As a reporter and photographer, one of the most common questions I ask myself is: “Did I get it?”
Did I get the shot?
This Saturday, March 3, I was at Victoria Park shooting the International Women’s Day march and rally. As the batteries died in every single camera I brought, that question kept popping up.
This is going to sound cold, but when you’re reporting, it’s hard to care so much about what’s going on around you as it is to care about whether or not you are capturing it properly. So when my batteries died and I was back in the moment, I had to ask myself on a different level…
Did I get it?
Truthfully, no. I didn’t.
I don’t think I ever will.
Here I am – a six-foot, white, cis-gendered man – asking a group of women to look into the camera and explain why the rally was so important. The responses were varied, but the theme was the same: Support for each other, frustration with the status quo, and a desire for change.
While I understood their sentiment and the passionate statements from the guest speakers, I have to admit.
I still don’t get it.
I don’t get judged based on my wardrobe or treated differently because of my body type or looks.
I don’t get paid less because of my gender.
I don’t get ignored when I ask for help.
I don’t get having to think about safety in numbers, having to cover my drink, or clutching my keys in my fist when walking alone at night.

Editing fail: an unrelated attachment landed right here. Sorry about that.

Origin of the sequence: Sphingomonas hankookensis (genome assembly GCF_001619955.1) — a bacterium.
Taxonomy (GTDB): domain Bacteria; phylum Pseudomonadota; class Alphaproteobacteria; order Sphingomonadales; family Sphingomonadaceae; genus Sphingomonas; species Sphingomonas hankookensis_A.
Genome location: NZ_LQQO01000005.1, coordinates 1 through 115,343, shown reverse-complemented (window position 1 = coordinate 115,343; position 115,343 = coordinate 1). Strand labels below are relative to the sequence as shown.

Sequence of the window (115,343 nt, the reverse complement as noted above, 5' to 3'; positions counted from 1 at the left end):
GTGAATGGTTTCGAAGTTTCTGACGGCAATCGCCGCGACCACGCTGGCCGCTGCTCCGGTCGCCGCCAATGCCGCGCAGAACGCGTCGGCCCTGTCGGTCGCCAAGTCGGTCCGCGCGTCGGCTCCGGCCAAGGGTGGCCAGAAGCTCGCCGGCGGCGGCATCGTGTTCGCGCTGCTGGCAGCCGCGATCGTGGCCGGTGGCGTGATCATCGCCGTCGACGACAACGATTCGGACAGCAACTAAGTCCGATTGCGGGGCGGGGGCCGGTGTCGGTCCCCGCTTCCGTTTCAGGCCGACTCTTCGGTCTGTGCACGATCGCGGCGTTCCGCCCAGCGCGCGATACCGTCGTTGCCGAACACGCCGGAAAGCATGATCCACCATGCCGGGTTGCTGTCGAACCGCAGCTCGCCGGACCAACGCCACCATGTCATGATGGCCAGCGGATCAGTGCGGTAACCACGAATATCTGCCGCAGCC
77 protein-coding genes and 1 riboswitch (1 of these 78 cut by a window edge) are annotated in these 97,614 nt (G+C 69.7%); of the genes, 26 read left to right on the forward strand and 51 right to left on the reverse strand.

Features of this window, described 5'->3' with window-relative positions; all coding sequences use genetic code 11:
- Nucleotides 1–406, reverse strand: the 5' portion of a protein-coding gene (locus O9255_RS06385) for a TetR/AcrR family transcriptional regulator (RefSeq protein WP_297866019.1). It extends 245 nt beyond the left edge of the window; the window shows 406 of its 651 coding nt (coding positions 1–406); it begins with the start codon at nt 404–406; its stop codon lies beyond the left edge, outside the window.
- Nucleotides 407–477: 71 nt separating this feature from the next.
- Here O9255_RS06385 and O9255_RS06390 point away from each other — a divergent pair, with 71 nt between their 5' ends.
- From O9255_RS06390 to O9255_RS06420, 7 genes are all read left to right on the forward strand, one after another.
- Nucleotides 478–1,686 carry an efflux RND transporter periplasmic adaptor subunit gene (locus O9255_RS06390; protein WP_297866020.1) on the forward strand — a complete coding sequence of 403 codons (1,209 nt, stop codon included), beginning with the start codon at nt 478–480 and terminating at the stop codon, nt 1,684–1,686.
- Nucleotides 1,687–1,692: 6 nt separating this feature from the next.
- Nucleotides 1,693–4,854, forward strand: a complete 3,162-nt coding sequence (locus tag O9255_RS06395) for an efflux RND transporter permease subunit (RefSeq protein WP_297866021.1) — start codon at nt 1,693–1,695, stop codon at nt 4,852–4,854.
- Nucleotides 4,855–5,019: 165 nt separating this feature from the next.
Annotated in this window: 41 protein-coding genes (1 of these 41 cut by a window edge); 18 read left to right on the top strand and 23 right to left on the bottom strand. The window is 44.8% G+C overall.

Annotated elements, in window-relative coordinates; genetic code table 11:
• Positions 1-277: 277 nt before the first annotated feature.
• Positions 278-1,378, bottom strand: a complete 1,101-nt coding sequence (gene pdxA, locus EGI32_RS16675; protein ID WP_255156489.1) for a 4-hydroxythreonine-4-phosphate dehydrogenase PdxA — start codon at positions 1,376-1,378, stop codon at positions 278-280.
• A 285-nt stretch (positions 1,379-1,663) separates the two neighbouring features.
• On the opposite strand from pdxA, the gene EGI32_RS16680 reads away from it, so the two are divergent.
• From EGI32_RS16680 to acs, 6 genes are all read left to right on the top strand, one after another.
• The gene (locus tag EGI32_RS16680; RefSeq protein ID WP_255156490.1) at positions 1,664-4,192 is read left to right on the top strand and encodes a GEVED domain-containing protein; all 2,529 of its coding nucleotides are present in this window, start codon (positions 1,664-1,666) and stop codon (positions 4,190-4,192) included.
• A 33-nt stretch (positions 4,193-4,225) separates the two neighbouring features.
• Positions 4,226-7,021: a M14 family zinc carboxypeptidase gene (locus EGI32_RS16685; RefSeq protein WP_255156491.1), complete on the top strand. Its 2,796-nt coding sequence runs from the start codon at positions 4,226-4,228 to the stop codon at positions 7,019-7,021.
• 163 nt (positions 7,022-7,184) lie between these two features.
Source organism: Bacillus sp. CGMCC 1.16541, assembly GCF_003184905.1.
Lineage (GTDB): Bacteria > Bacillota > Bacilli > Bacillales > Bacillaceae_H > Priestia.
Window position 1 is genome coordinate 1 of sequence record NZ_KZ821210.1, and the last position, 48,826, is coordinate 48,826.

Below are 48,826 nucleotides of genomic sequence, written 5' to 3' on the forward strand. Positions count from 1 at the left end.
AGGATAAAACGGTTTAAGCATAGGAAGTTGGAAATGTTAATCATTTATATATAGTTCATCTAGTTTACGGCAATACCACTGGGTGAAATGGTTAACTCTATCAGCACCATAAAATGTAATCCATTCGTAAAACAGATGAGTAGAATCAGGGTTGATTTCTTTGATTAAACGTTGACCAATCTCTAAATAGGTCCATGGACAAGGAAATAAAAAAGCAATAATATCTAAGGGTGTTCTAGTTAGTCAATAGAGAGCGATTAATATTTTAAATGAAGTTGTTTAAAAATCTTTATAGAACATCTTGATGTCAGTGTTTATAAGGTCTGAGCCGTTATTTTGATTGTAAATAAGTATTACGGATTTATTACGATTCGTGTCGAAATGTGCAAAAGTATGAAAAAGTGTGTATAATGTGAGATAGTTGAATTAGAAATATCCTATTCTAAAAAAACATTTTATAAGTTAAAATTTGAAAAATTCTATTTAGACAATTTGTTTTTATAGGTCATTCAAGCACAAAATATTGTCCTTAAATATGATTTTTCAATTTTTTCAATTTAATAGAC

Sure, I can understand these things on a basic, human level. But no – I’ll never truly ‘get it’.
Come this summer, I will be father to a beautiful baby girl. I can’t help but wonder – will I get it by then? Will I get it by the time she can speak?
More importantly – how do I even begin to explain to her what ‘it’ is?
I hope the words and wisdom of the women I listened to will bear fruit in such a way that by the time my daughter is old enough to understand, she will only have to ‘get it’ in a historical context.
I understand it’s a fool’s hope. I also understand that from my place of privilege, my words carry far less weight than those of the women dealing with a very cold reality.
Trouble is, many of the women I talked to and listened to at Saturday’s rally still don’t ‘get it’ either.
They don’t get justice when their sisters are raped, murdered or missing.
They don’t get sympathy or respect when seeking help.
They don’t get proper pay or social supports.
They don’t get protection from a government more concerned with sound bites than sound policy.
As I said, I understand these things happen, but the reality is:
They don’t and won’t happen to me.
I get that.
I get it all too well.